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The Journal of Sports Medicine and Physical Fitness 2020 Dec 03

DOI: 10.23736/S0022-4707.20.11669-4

Copyright © 2020 EDIZIONI MINERVA MEDICA

language: English

Effects of the COVID-19 confinement period on physical conditions in young elite soccer players

Marc DAUTY 1, 2, 3, Pierre MENU 1, 2, 3, Alban FOUASSON-CHAILLOUX 1, 2, 3

1 CHU Nantes, Service de Médecine du Sport, Nantes, France; 2 CHU Nantes, Service de Médecine Physique et Réadaptation Locomotrice et Respiratoire, Nantes, France; 3 Inserm, UMR 1229, RMeS, Regenerative Medicine and Skeleton, Université de Nantes, ONIRIS, Nantes, France


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BACKGROUND: The rapid spread of the SARS-CoV-2 infection required general confinement measures reducing or even preventing sport practice, which was a risk of detraining in athletes. In adolescents, detraining is poorly known as well as its prevention by homeexercises. This article aimed to assess the effects of Covid-19 confinement on detraining in young high-level soccer players despite a multimodal training program conducted at home.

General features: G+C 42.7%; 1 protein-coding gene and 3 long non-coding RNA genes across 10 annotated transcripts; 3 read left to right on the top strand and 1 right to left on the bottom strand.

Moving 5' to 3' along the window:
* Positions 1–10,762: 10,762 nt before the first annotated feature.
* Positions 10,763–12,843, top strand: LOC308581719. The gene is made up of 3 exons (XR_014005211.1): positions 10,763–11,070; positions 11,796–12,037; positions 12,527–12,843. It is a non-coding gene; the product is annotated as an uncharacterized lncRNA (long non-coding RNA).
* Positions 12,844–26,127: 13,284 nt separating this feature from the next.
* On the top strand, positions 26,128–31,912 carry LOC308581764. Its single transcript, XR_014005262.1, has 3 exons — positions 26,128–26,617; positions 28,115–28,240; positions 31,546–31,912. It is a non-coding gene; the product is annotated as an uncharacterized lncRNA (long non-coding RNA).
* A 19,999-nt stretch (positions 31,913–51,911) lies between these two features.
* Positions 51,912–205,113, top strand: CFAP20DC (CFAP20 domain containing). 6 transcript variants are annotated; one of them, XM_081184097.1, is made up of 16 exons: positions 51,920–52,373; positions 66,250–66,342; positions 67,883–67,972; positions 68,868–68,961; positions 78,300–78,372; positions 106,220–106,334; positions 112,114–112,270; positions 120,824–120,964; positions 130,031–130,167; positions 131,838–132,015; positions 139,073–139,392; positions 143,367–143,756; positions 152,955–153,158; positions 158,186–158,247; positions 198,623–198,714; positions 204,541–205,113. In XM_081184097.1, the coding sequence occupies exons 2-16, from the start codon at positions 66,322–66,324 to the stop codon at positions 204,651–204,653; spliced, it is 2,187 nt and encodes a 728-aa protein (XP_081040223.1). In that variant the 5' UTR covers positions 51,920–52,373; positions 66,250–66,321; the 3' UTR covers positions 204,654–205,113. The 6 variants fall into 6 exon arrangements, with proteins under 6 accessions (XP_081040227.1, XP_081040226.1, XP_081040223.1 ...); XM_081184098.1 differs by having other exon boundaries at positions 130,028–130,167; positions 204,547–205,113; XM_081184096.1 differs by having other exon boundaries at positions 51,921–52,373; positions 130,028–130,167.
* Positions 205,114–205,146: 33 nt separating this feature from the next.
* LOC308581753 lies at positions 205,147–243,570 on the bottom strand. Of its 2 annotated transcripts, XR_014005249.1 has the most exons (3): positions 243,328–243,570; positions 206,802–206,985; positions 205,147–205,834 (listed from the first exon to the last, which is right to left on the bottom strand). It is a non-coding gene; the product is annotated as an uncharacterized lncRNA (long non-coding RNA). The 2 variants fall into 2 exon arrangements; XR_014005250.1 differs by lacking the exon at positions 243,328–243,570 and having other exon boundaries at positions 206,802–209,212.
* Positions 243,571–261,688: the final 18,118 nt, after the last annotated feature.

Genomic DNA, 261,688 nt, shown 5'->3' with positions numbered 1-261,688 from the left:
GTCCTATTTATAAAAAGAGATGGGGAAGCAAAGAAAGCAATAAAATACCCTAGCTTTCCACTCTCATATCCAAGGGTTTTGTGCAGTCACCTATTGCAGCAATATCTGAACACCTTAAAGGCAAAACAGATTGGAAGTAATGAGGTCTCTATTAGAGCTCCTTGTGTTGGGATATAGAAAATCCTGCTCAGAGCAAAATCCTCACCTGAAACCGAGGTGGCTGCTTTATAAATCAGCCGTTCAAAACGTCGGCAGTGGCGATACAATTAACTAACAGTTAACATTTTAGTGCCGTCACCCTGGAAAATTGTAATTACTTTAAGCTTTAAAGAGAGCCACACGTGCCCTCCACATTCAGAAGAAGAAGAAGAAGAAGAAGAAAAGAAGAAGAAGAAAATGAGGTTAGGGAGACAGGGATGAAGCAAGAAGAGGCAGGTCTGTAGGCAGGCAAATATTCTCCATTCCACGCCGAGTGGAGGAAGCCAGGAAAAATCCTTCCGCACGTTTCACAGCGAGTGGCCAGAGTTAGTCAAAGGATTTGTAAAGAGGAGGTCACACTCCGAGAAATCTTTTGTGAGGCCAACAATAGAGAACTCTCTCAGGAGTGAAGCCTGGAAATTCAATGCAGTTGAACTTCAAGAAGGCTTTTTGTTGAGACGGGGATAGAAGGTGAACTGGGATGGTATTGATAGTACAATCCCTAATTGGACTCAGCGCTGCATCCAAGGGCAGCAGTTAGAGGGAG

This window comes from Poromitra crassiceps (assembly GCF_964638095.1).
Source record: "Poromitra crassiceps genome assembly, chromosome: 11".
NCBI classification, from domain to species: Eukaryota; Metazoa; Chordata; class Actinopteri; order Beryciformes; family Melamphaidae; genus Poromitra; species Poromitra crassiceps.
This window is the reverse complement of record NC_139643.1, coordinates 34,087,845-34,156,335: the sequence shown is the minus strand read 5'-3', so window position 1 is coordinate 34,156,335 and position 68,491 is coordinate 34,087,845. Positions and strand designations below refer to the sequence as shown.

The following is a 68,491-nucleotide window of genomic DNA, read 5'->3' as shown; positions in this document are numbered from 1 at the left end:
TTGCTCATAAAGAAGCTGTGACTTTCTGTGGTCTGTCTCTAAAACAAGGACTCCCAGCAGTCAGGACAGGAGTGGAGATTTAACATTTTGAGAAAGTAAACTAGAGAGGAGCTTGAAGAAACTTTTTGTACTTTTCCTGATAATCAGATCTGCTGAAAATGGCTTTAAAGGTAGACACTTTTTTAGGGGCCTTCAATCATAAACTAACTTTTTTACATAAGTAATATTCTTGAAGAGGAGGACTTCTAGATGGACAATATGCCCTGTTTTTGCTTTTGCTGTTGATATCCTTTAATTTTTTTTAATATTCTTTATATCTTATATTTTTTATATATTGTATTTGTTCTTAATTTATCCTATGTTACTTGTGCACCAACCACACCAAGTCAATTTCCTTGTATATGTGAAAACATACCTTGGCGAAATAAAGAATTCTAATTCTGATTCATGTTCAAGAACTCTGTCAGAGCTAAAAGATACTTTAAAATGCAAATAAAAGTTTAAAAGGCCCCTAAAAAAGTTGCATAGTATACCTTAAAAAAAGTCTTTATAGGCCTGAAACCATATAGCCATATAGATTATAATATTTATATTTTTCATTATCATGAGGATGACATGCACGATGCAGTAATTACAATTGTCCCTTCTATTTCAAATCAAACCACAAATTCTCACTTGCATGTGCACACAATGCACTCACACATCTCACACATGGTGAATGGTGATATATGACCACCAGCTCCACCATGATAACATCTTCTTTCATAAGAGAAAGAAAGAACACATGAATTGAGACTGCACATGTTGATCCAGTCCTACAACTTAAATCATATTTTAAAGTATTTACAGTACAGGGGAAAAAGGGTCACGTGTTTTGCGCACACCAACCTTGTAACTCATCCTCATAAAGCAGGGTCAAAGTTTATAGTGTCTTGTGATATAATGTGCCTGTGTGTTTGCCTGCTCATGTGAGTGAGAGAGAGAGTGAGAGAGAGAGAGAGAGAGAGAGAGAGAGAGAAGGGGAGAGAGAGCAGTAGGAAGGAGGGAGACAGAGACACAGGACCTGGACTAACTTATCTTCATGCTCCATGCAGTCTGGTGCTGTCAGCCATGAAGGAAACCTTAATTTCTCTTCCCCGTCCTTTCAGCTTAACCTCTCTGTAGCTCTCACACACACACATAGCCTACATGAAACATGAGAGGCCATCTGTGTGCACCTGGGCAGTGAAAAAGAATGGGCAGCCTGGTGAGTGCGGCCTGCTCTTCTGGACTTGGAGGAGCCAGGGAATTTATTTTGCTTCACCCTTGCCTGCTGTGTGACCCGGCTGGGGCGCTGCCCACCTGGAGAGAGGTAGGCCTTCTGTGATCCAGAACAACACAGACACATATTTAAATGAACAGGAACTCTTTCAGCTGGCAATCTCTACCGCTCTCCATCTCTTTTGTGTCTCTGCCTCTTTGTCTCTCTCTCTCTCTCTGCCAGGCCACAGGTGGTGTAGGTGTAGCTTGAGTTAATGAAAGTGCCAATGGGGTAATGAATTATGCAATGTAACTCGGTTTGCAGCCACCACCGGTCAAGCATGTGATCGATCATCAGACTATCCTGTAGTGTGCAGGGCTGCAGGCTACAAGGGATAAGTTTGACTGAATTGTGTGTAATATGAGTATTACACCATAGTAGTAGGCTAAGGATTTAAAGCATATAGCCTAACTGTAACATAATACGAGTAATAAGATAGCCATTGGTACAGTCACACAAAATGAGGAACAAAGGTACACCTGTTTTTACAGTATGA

METHODS: Twenty-five elite soccer players, aged 14, were included to perform physical exercises at home during the Covid-19 confinement. Two cardio-training sessions and two upper and lower limb muscle strengthening sessions were performed per week. The exercise program was monitored remotely via the web. Hooper, training and mental indexes allowed a psychological follow-up. The effect of Covid-19 confinement on aerobic capacity was measured using a pre- and post-confinement Yo-Yo test.
RESULTS: Out of the 25 adolescences who completed the exercises program, 19 performed the post-confinement Yo-Yo test. The running distance decreased by 614 +/- 630 m (-25%) (p = 0001) and the maximal running speed by 0.97 +/- 1 km/h (-5%) (p=0.001), confirming detraining. Hooper, training and mental indexes remained stable showing a well-supported home Covid-19 confinement.
CONCLUSIONS: The 2-month period of strict home confinement due to the SARS-CoV-2 pandemic was responsible for a decrease of aerobic abilities in adolescent soccer players, despite a remotely monitored multimodal exercises program.


KEY WORDS: Coronavirus; Detraining; Sport; Adolescents; Hooper’s index

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